Computers bring changes to Perkins Library – Throwback

Chase Rath – Collegian Reporter

On Sept. 23, 1993, Staff Writer Melissa West wrote on changes that were made to the Perkins Library at Hastings College with the installation of computers. Students were given access to the computers to commence the research needed for their studying habits. Students would then have to be given access to the online databases with instructions from their professors. 

Melissa West – Staff Writer

Technological advances in Hastings College’s Perkins Library have brought changes in how students will find and checkout materials. 

The most noticeable change is the computerized cataloging system that replaces the card catalogue. Installation of this system began last spring semester. According to Robert Nedderman, director of library services, the transition is almost complete. Students can search for books by author, title or subject. The catalogue lists 400,000 books available at HC and six other schools. Nedderman said the last of the old card catalogues will be gone next semester. 

The library is also linked up to the Internet System, a computer system that allows users to send and receive electronic mail and look into a multitude of databases and computer-linked discussion groups. Nedderman describes it as “a large phone line.” 

All  Hastings  faculty members have personal Internet accounts through the library. Due to the lack of space, the library cannot give access to all students. According to Nedderman, students who want an account need to see him. He will only be able to accommodate students with a project that a professor has suggested using the Internet to research.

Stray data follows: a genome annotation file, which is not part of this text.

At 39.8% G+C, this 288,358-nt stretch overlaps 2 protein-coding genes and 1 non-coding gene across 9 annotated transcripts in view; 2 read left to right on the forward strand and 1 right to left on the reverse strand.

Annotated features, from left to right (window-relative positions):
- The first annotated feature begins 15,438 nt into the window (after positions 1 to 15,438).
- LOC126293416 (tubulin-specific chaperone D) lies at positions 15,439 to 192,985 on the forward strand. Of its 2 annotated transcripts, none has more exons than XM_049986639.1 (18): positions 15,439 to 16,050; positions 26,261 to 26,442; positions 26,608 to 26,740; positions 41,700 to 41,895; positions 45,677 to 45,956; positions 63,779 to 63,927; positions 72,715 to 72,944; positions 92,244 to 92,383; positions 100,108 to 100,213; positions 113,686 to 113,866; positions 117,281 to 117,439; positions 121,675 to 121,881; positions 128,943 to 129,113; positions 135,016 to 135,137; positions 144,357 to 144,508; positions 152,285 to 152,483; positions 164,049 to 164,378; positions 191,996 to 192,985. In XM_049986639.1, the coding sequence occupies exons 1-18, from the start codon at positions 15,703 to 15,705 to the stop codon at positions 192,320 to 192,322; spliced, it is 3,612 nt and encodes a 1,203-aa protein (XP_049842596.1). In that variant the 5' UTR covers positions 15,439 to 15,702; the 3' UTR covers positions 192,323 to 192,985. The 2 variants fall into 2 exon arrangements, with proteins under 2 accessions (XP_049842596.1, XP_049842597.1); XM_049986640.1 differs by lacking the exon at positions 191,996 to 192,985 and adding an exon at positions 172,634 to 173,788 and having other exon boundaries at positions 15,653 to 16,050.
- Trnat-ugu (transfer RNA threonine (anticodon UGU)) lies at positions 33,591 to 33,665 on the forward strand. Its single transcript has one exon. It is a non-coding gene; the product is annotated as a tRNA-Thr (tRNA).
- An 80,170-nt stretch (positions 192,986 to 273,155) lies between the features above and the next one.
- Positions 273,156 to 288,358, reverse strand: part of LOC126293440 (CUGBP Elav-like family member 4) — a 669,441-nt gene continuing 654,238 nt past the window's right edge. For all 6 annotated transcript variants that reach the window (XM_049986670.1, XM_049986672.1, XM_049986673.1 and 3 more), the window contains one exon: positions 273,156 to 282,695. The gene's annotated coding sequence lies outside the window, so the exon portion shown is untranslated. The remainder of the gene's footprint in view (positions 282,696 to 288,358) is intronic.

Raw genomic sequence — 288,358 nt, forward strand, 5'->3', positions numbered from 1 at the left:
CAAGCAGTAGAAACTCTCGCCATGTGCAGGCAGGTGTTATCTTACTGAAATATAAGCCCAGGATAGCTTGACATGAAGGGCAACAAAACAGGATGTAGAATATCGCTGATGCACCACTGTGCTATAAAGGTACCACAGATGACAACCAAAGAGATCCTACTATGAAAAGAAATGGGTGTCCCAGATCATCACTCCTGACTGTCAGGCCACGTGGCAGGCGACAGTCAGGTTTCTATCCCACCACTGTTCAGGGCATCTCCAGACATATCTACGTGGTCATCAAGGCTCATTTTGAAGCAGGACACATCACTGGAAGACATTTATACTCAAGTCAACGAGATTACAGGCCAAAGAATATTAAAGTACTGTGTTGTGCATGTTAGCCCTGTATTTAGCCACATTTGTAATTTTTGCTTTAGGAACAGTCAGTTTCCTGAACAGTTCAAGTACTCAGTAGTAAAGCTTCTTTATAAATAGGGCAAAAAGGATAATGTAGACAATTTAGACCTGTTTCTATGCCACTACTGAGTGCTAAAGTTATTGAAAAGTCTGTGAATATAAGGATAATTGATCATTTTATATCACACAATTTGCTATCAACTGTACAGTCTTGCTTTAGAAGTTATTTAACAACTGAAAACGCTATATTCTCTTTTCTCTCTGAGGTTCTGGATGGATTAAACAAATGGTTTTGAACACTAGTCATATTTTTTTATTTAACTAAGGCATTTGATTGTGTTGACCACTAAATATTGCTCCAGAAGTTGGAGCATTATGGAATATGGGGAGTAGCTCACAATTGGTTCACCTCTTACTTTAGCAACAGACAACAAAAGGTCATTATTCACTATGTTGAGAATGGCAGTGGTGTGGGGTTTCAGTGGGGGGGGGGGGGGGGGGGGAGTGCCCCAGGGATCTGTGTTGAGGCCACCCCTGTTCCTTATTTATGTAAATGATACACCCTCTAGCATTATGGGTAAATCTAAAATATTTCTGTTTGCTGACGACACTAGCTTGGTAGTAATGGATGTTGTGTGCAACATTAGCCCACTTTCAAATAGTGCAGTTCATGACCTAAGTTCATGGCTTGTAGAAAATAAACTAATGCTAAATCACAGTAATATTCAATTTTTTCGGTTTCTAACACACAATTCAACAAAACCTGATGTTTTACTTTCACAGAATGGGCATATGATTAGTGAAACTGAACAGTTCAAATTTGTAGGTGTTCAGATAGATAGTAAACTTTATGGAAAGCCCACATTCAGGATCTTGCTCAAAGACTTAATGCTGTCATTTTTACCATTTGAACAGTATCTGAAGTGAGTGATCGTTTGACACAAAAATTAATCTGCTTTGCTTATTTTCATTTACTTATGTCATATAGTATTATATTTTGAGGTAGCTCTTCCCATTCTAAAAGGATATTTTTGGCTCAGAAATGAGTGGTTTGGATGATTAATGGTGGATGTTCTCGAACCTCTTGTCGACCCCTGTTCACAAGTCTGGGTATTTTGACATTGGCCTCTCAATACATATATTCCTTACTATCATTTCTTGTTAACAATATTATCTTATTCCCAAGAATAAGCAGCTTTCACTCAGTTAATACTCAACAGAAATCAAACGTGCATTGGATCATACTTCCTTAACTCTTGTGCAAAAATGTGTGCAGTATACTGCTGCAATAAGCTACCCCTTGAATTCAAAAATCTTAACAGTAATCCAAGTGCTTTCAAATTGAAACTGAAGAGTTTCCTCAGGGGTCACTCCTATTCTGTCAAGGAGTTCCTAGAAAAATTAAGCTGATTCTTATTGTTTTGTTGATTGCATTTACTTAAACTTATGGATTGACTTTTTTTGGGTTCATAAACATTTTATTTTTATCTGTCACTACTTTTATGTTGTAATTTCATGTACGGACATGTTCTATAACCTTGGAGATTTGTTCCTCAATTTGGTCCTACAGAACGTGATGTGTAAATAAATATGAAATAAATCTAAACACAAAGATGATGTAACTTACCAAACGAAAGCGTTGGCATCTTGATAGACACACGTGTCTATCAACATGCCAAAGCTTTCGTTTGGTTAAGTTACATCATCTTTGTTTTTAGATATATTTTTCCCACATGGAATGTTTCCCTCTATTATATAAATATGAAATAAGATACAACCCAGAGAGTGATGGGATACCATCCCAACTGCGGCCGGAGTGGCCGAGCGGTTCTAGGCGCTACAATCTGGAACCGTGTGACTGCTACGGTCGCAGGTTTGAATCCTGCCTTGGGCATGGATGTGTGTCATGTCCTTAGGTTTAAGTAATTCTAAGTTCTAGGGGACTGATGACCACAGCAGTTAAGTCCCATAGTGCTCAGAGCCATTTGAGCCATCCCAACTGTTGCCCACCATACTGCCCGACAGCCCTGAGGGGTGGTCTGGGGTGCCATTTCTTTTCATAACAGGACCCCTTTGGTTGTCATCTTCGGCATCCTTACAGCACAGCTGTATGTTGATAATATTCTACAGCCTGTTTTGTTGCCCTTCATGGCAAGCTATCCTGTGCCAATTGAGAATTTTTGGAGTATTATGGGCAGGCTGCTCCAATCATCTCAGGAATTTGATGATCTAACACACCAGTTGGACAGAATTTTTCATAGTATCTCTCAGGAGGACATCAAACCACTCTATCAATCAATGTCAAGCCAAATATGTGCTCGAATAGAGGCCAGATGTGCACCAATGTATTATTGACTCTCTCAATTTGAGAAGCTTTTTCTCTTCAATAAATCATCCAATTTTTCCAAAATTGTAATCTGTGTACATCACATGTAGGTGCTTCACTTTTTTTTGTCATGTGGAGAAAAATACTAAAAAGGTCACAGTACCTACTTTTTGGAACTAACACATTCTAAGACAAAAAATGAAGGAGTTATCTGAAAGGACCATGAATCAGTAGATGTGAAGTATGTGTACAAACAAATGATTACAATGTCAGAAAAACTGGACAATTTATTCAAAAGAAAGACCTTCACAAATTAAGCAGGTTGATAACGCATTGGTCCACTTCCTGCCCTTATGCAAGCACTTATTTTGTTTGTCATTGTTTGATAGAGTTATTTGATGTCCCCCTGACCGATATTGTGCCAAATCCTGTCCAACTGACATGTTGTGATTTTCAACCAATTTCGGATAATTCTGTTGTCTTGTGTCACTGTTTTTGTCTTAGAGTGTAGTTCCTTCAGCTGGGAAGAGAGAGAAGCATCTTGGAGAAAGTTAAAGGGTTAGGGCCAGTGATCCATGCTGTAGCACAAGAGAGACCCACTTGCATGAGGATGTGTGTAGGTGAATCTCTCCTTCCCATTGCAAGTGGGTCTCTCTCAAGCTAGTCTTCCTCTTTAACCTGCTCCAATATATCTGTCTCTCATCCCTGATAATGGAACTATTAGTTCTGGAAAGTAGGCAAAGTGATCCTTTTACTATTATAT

A  new database  called  National Trade Data Banks comes to Hastings College from the US Department of Commerce. According to Nedderman, it contains an immense amount of public information on the CIA, the Department of Energy and the Commerce Department. 

The library still has hundreds of online databases that can be searched on students’ requests. They can find information on “just about anything,” said Nedderman. A computer is also available that has the catalogue of UNL, exclusively. This is for students who might be going to Lincoln for a weekend and want to do research there. With computerized cataloging, checkout procedures have also changed. Students will no longer sign cards in the books. According to Nedderman, all students will get a barcode on the back of their student ID card when they check-out books. The computer will have a record of all students and which books are checked out and whether any findings are pending. “We really want everyone to get used to using their ID cards as library cards,” Nedderman said. 

Because the library is now computerized, overdue books will also be treated differently. “We’ve had a lot of trouble in the past because of the small fine,” Nedderman said. “In the past students have kept books for months after the due dates because the fine was only ten cents per day.”

This year there will be a limit on fines. When students’ bills reach $5, they will be billed for the cost of the book. Nedderman hopes this will encourage students to return their books. “The system is not designed to make money for the library, but to keep books moving,” he said. 

When students have two books at the $5 limit, their library account will lockup. They will not be allowed to checkout anything until the fines are paid. 

Books are checked out for two weeks. There is a short grace period before the borrower is fined, but the library is not saying how long that will be. “That’s a surprise, because we want students to return their books,” Nedderman said.